- Posted by Mindi Teich and Diane Staehr Fenner
- On March 18, 2021
- 0 Comments
Last week, Diane wrote about SupportEd’s ten year anniversary. At almost the same time, another anniversary has occurred of an event that has affected each one of us in many different ways. How did you feel when in-person schooling closed? What did you anticipate would happen to you, your students, your family, your friends?
In this blog post, we reflect on the past year in terms of its impact on educating English learners (ELs). We also focus on what we have learned from this experience as we look to move forward with supporting our ELs, their families, and their educators.
The Impact of the Covid Pandemic on English Learners (ELs)
We have listened and heard the immense challenges teachers, students, and families have endured over the past year. Teachers have been working in instructional models that have been in a state of near constant flux with some districts still making changes at this point in the school year. It seems that just when a routine is established, class schedules change or other disruptions occur such as positive Covid cases or state testing.
As for the impact on students, we know that many ELs were unaccounted for during distance learning, and ELs who were learning fully remotely received failing grades in much higher numbers than non-ELs. These factors, among many others such as isolation and fear, have resulted in many students’ mental health deteriorating during the pandemic.
Finally, we saw the impact of structural inequalities as Black and Latino families disproportionately fell ill and died from Covid. We witnessed jobs being lost at higher numbers in such areas as service industries and women in particular leaving their career paths to stay home with their children who were learning remotely. As educators, we all did what we could to support families that were challenged by helping their children with technology given the extra barrier of language.
What We Have Seen From Educators of English Learners (ELs) During the Covid Pandemic
At the same time, we have seen amazing accomplishments over the past year as Covid caused many teachers, even the most veteran, to feel like first year teachers once again. The pandemic and the closing of in-person schools sparked an unparalleled level of innovation and flexibility for teachers, administrators, students, and parents. At SupportEd, we witnessed many examples of inspired distance learning instruction and hybrid teaching.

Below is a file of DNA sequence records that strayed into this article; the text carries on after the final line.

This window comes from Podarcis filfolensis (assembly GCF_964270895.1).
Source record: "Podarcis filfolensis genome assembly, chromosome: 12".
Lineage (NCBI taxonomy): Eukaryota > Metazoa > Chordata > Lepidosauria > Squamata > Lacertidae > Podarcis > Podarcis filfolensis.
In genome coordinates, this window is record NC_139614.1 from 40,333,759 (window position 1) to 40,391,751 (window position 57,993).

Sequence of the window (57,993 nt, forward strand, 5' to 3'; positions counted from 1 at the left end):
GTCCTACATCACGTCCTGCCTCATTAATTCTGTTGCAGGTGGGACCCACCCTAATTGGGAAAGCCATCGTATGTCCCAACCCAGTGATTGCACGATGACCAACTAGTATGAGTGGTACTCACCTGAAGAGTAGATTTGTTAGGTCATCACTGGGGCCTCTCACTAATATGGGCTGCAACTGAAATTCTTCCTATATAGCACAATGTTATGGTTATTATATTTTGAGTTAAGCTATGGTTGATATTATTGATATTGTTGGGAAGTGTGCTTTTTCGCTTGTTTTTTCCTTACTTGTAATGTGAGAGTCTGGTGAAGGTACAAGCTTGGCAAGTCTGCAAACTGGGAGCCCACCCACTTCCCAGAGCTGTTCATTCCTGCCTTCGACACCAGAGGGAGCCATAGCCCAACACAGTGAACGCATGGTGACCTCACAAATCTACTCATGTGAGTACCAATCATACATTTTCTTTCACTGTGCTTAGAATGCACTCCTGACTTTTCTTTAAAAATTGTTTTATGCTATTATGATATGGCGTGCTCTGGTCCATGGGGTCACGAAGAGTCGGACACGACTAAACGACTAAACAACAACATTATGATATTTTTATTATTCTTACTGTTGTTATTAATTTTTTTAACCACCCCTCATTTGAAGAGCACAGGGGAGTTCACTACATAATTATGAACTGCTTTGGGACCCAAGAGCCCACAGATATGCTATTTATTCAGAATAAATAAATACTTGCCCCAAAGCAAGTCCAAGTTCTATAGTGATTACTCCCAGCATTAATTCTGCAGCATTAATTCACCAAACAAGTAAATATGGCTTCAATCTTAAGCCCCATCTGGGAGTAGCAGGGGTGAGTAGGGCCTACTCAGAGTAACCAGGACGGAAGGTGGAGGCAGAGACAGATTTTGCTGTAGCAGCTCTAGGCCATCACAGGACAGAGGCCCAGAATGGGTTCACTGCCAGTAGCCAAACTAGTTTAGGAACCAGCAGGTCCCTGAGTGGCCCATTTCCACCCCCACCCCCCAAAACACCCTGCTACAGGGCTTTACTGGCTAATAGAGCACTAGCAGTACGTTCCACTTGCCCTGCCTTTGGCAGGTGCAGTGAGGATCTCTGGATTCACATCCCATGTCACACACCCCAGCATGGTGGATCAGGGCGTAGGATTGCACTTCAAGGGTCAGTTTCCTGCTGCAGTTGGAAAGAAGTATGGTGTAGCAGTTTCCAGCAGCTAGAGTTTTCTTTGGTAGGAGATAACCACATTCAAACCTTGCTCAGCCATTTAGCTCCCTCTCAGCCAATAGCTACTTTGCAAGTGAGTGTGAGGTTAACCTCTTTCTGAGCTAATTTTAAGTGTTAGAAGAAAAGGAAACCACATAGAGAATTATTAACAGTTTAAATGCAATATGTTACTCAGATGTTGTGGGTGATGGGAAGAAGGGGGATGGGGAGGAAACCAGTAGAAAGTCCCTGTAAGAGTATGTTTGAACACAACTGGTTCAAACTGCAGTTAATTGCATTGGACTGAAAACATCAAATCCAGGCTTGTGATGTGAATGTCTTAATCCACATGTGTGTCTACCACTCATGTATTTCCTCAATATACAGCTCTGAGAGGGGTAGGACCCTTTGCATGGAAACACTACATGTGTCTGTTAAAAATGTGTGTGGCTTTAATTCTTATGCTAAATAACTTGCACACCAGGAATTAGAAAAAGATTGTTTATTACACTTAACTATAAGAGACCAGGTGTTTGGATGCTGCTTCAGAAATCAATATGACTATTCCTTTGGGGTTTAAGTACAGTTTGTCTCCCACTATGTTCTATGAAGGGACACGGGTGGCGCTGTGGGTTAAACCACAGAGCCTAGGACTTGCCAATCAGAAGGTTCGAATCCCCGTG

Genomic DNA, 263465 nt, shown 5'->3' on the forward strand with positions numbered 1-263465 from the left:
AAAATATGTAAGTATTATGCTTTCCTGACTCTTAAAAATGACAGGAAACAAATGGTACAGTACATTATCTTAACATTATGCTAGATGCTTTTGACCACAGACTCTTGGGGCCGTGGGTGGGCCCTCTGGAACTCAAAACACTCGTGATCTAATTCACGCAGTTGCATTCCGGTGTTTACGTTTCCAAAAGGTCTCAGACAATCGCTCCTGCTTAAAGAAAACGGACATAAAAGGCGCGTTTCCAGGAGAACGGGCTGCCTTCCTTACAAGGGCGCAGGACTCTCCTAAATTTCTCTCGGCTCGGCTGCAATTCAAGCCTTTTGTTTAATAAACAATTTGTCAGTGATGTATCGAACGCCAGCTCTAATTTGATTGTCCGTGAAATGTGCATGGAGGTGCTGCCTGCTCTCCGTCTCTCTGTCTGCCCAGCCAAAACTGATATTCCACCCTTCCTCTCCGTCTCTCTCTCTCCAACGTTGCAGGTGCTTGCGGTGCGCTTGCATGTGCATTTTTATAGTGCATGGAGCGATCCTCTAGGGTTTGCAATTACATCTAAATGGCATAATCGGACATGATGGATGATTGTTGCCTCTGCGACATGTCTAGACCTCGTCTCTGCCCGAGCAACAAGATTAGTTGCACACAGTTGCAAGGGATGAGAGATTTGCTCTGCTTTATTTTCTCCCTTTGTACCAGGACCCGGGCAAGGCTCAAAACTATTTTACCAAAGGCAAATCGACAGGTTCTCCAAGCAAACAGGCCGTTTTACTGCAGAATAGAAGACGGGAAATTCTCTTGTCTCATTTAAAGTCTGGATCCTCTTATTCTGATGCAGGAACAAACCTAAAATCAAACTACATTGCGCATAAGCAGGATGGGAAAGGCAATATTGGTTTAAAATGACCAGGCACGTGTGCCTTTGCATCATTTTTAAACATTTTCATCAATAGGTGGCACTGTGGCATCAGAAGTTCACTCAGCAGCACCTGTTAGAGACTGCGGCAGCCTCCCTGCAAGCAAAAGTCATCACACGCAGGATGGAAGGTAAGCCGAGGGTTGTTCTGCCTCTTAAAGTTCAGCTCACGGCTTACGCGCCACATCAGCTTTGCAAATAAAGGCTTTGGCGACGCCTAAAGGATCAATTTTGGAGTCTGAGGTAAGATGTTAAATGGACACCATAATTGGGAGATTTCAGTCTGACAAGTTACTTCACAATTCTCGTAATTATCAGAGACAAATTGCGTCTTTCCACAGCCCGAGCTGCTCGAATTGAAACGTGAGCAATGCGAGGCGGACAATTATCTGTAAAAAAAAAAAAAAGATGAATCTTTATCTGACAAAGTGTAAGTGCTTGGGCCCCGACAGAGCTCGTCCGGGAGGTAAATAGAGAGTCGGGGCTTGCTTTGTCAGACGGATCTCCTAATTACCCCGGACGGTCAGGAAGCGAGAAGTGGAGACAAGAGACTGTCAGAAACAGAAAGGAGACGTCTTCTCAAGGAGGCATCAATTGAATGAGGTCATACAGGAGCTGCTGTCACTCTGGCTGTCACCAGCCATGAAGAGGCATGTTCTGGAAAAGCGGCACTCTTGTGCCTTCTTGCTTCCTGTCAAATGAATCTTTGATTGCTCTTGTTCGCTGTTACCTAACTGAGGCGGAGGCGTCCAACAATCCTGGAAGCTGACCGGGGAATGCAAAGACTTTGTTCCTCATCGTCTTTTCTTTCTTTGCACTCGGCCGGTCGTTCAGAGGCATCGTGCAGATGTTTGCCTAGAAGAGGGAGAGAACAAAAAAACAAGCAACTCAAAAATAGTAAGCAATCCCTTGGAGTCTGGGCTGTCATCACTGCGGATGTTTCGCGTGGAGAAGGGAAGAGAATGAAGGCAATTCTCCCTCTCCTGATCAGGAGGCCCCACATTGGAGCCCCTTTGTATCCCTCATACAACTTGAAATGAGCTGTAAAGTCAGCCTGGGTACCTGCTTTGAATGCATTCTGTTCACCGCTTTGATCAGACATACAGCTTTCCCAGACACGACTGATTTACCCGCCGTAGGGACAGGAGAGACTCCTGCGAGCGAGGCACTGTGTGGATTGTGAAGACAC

One example of these innovations is teachers creating new bonds of community in fully virtual settings by opening up synchronous instruction platforms early to allow students to informally connect with each other. Another example that SupportEd has seen is teachers making home visits to EL families to meet in socially distanced ways to provide assistance with technology. An additional creative example is teachers creating small group breakout rooms that embed instructional scaffolds for ELs to ensure they can actively take part and practice their oral language with their peers.
Three Ways to Move Forward in Supporting English Learners (ELs)
In some districts, students have been attending in-person school since the fall. In many other, larger districts, plans are being made to start bringing students back to some form of in-person instruction this spring.
To help prepare for what lies ahead, it is essential to focus on all the progress that has been made despite the challenges of Covid. The major success of the past year is that teachers have continued to rely on what they know is best for teaching and learning. Among many other accomplishments, educators have continued to build relationships with their students. They have established routines that help their students feel comfortable and safe and they have reached out and connected with families.